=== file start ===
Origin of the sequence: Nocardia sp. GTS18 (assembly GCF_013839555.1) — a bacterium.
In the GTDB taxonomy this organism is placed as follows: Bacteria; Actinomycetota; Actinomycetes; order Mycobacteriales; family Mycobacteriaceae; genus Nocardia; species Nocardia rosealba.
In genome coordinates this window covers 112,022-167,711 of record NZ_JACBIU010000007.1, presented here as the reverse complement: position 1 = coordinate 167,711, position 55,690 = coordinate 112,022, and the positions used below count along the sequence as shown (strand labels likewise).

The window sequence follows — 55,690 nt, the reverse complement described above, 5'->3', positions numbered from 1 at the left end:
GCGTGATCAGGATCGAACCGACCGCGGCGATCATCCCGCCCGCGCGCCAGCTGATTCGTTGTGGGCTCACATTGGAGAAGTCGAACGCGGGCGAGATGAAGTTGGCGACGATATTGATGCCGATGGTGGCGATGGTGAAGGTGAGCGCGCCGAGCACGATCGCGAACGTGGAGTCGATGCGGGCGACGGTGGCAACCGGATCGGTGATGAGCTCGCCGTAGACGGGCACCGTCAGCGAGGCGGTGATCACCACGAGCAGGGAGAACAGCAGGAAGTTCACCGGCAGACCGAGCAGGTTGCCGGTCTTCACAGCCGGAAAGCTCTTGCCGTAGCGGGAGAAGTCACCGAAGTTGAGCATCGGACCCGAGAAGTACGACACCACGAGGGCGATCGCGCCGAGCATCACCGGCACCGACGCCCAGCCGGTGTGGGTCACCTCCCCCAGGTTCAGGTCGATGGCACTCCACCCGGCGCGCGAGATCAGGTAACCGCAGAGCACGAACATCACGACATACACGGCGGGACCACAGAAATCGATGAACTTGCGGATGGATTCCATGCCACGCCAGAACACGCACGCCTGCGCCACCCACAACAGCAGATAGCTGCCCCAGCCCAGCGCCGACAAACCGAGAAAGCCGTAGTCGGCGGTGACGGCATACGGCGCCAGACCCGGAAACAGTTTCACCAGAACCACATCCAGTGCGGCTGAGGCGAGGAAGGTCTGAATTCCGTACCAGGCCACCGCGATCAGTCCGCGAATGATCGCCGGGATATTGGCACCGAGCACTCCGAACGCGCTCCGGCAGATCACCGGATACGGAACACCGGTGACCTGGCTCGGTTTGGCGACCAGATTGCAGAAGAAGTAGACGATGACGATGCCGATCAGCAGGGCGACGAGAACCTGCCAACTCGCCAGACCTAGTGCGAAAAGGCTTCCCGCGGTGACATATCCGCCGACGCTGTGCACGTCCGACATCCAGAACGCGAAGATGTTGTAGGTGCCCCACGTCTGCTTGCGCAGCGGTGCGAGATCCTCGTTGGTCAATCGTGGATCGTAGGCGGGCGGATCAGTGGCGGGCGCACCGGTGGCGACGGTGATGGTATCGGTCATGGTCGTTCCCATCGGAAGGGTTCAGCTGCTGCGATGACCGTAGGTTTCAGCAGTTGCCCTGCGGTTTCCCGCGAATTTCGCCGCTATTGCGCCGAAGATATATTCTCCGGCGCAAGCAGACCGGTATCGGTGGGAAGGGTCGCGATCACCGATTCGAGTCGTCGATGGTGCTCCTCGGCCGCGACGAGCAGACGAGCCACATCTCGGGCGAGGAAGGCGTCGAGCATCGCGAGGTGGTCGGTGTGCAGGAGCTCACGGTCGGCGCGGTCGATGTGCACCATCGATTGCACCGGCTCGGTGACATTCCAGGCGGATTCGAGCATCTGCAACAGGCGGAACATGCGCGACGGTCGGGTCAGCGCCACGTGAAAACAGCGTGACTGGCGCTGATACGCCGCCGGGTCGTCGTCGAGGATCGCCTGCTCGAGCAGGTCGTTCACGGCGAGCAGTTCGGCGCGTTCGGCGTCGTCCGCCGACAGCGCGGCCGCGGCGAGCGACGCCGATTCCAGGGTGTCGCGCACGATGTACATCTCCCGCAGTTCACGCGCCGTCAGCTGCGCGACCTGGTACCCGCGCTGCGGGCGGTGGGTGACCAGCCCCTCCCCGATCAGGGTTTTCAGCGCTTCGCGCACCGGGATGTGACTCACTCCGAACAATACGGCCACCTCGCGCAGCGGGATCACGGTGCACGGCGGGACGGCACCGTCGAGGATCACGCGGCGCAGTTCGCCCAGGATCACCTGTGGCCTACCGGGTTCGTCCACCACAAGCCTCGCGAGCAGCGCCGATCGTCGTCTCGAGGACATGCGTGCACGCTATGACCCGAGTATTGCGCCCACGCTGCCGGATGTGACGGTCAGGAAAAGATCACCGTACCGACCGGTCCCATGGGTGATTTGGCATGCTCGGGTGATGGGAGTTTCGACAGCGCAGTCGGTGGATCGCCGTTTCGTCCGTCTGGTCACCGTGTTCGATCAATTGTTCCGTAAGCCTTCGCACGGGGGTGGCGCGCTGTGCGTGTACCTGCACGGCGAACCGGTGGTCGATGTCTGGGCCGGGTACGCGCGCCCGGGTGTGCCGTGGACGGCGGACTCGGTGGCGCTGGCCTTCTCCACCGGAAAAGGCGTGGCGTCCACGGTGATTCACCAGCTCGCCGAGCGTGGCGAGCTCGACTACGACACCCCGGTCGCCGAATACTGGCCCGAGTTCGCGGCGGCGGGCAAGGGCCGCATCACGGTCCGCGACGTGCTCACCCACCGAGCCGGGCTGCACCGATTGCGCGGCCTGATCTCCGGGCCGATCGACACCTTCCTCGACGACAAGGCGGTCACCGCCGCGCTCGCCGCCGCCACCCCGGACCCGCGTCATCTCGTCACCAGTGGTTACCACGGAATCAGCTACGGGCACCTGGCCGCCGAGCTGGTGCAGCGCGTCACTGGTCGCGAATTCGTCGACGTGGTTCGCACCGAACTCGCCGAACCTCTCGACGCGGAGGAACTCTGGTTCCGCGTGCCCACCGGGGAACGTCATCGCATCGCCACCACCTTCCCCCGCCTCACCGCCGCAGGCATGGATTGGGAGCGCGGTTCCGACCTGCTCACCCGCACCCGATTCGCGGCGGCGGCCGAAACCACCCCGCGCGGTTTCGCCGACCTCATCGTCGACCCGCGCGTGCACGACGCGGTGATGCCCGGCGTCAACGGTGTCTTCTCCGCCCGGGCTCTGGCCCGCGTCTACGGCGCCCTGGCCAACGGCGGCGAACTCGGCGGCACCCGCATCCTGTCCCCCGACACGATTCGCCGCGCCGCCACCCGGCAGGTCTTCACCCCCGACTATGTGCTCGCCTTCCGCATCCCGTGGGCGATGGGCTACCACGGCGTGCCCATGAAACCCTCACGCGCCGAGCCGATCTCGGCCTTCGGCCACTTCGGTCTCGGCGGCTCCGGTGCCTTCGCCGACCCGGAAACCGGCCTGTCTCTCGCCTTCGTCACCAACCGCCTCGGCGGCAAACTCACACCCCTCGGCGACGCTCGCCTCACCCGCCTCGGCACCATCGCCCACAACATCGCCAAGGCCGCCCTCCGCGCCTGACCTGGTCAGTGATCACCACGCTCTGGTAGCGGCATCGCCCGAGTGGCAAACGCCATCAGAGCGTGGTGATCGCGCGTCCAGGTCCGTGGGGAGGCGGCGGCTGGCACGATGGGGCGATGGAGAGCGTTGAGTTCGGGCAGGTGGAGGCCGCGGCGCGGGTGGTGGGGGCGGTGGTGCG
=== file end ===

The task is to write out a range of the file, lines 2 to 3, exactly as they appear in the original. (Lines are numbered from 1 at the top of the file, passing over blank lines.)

In the GTDB taxonomy this organism is placed as follows: Bacteria; Actinomycetota; Actinomycetes; order Mycobacteriales; family Mycobacteriaceae; genus Nocardia; species Nocardia rosealba.
In genome coordinates this window covers 112,022-167,711 of record NZ_JACBIU010000007.1, presented here as the reverse complement: position 1 = coordinate 167,711, position 55,690 = coordinate 112,022, and the positions used below count along the sequence as shown (strand labels likewise).